The small bus that served as both hearse and family transport vehicle slowed to a stop in the middle of the cemetery. My first observation was how lovely it was, in a wild unkept sort of way. We stood on the road as the small wooden casket was pulled from the bus floor and lowered onto a cart. We walked behind the caretakers as the cart was pushed away from the bus and into the plots.
As we walked we passed several small picnic type tables along the road. Chad and I wondered to each other what the purpose of those might be. Continue reading →
Alma said, “Wickedness never was happiness” (Alma 41:10). After Jesus Christ left the Nephites and Lamanites in the land Bountiful, His spirit remained in the hearts of the people for almost 200 years (see 4 Nephi). During this time, there was no contention and all were of one heart and mind. That means the first generation of witnesses remembered throughout their lives and taught it to the next generation who remembered throughout their lives. After that, Jesus Christ’s visit must not have been taught quite so much or remembered quite so vividly.
This past summer, my husband and I had the opportunity to visit Pompeii. Everyone knows the tragic story of how the volcano covered the entire city and it lay buried and petrified for several hundred years.
What we don’t realize is that Pompeii was a well-known port city. It’s miles away from the sea now, because of the ash, but in its day this port city had a very prominent Red-Light district.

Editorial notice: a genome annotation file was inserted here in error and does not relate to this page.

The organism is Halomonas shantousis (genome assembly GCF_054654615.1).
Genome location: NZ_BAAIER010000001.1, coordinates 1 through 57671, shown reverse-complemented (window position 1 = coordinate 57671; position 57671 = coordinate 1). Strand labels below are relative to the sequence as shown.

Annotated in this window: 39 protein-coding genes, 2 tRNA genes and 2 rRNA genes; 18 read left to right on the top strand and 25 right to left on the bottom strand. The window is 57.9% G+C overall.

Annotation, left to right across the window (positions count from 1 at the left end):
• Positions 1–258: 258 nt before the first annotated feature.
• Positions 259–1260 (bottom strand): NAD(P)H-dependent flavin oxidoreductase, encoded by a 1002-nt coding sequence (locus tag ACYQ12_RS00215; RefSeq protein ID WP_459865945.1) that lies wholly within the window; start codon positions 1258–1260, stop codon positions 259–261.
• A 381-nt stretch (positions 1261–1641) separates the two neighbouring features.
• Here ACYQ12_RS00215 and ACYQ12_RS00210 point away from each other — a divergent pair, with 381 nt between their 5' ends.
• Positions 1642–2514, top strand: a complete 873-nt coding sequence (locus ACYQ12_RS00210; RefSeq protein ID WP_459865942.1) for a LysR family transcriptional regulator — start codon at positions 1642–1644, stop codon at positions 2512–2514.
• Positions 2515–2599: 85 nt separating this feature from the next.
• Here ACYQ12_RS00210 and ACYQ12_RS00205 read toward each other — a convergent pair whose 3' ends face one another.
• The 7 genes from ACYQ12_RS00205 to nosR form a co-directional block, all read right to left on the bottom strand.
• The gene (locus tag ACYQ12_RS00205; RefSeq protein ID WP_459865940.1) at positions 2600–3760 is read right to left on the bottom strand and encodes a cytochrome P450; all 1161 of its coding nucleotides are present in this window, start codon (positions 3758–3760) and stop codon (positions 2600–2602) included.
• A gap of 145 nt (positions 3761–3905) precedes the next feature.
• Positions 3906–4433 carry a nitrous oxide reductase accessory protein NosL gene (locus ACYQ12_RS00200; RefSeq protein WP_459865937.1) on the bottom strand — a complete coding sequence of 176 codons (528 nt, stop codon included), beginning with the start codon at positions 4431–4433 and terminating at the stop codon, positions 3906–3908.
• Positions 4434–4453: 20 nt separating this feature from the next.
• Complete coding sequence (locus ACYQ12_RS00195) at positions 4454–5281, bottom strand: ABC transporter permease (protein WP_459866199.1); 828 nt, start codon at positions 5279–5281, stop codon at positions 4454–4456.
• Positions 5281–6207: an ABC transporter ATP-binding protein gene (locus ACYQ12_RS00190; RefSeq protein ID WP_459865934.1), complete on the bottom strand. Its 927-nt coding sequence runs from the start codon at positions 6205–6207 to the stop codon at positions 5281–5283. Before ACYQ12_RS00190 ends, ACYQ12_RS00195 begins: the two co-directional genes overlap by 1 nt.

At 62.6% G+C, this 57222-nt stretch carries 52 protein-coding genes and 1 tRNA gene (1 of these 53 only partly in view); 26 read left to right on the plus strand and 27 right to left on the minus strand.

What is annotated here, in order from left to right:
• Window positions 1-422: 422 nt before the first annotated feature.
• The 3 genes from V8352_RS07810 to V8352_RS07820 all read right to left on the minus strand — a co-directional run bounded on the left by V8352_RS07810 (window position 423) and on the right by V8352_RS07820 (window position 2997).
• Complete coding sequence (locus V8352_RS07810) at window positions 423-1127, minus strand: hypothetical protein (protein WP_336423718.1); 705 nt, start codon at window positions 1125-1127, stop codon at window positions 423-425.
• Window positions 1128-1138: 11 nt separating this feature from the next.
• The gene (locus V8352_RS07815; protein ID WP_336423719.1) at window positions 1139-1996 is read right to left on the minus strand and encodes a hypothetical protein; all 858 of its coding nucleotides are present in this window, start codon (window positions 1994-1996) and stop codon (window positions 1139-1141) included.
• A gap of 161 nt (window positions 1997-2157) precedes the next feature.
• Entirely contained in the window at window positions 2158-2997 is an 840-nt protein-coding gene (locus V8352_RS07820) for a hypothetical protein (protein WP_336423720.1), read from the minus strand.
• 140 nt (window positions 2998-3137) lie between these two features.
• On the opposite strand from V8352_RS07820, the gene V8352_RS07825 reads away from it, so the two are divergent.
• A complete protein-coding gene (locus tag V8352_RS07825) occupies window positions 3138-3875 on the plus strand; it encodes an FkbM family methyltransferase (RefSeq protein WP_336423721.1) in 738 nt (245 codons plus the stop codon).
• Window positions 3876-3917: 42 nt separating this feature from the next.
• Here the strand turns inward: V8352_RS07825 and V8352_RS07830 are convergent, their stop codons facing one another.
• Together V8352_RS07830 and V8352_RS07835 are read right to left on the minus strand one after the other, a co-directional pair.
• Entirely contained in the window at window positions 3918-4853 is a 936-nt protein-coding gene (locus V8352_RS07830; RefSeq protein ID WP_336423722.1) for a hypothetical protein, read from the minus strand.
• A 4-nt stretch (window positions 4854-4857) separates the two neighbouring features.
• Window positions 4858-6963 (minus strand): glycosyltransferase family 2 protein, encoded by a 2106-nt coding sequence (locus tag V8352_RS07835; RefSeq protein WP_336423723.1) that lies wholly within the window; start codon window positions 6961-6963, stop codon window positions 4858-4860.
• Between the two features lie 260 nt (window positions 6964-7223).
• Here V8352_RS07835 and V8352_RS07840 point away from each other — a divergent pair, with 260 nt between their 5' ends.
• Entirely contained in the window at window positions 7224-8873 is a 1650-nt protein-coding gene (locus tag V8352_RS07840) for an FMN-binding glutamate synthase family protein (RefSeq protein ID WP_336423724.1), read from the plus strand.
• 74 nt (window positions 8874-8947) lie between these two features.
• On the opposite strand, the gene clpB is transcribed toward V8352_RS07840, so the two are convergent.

What good does it do to save the world if we neglect the needs of those closest to us and those whom we love the most?
How much value is there in fixing the world if the people around us are falling apart and we don’t notice?
Challenging questions indeed! With so much turmoil in the world, sometimes it’s easier to just fall down and give up, exclaiming, “What in the world can I do?” Jesus Christ simply stated, “This is my gospel; … for the works which ye have seen me do that shall ye also do; for that which ye have seen me do even that shall ye do” (3 Ne. 27:21). As we all know, Jesus Christ didn’t travel across the world to serve, do any big humanitarian service project, or juggle a hundred different obligations. His service was simple, sincere, and singular. And this is all that He asks of us. Starting in our own families.